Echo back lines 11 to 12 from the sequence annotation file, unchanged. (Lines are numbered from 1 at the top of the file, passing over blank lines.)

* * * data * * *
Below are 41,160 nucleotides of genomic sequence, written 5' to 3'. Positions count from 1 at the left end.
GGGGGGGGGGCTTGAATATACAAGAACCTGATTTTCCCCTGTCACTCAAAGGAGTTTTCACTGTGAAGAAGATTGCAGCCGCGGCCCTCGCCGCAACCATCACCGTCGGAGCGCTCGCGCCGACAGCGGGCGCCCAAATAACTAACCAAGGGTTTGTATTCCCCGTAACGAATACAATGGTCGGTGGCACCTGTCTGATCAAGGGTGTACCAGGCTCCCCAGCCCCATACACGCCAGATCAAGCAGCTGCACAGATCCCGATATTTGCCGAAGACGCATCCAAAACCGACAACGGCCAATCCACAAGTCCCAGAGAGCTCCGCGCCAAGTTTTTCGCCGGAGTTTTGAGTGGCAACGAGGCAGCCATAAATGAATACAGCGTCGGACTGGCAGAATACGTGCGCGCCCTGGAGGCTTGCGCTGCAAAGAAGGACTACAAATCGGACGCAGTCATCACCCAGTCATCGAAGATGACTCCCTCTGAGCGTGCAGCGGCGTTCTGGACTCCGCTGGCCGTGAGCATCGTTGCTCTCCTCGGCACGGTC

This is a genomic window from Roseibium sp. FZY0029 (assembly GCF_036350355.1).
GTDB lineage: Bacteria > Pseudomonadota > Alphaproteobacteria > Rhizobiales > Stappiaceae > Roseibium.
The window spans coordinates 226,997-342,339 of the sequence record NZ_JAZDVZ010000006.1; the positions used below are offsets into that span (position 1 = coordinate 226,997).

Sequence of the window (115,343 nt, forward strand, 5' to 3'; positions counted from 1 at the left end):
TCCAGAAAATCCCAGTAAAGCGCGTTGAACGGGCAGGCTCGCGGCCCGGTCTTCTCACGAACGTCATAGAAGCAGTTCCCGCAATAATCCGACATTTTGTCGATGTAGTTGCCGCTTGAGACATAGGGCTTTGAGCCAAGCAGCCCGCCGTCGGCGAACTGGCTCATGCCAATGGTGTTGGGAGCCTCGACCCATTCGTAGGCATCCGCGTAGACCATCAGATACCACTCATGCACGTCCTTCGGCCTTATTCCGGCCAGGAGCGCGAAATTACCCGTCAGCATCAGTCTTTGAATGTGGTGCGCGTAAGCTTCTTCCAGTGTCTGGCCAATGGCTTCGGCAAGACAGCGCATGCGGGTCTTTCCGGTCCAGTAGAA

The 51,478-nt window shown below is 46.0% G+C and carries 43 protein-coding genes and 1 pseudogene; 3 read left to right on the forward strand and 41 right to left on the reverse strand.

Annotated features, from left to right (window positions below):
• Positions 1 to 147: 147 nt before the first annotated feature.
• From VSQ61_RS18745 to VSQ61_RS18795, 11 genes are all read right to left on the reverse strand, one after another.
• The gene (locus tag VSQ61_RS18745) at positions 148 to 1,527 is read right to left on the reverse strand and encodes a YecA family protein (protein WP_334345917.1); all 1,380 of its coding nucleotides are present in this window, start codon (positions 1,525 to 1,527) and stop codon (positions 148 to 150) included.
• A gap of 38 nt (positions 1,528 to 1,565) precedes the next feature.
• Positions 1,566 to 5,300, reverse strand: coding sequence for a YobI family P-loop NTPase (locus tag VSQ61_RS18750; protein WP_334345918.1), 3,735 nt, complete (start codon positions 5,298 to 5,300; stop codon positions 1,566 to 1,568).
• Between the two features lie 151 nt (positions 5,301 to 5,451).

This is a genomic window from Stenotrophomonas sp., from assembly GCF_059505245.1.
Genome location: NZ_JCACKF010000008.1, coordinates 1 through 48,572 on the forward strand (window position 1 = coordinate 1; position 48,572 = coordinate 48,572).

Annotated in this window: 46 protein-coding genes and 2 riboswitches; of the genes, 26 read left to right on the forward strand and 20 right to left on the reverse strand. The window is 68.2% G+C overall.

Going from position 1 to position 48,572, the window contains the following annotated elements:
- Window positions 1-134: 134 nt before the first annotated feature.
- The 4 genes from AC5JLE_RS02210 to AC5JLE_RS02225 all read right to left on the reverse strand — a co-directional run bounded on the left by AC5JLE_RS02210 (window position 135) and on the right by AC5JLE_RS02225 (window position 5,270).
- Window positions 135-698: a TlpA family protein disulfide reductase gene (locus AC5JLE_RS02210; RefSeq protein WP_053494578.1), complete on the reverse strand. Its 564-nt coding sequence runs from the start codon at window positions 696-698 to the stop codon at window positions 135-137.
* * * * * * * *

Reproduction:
• From VSQ61_RS18745 to VSQ61_RS18795, 11 genes are all read right to left on the reverse strand, one after another.
• The gene (locus tag VSQ61_RS18745) at positions 148 to 1,527 is read right to left on the reverse strand and encodes a YecA family protein (protein WP_334345917.1); all 1,380 of its coding nucleotides are present in this window, start codon (positions 1,525 to 1,527) and stop codon (positions 148 to 150) included.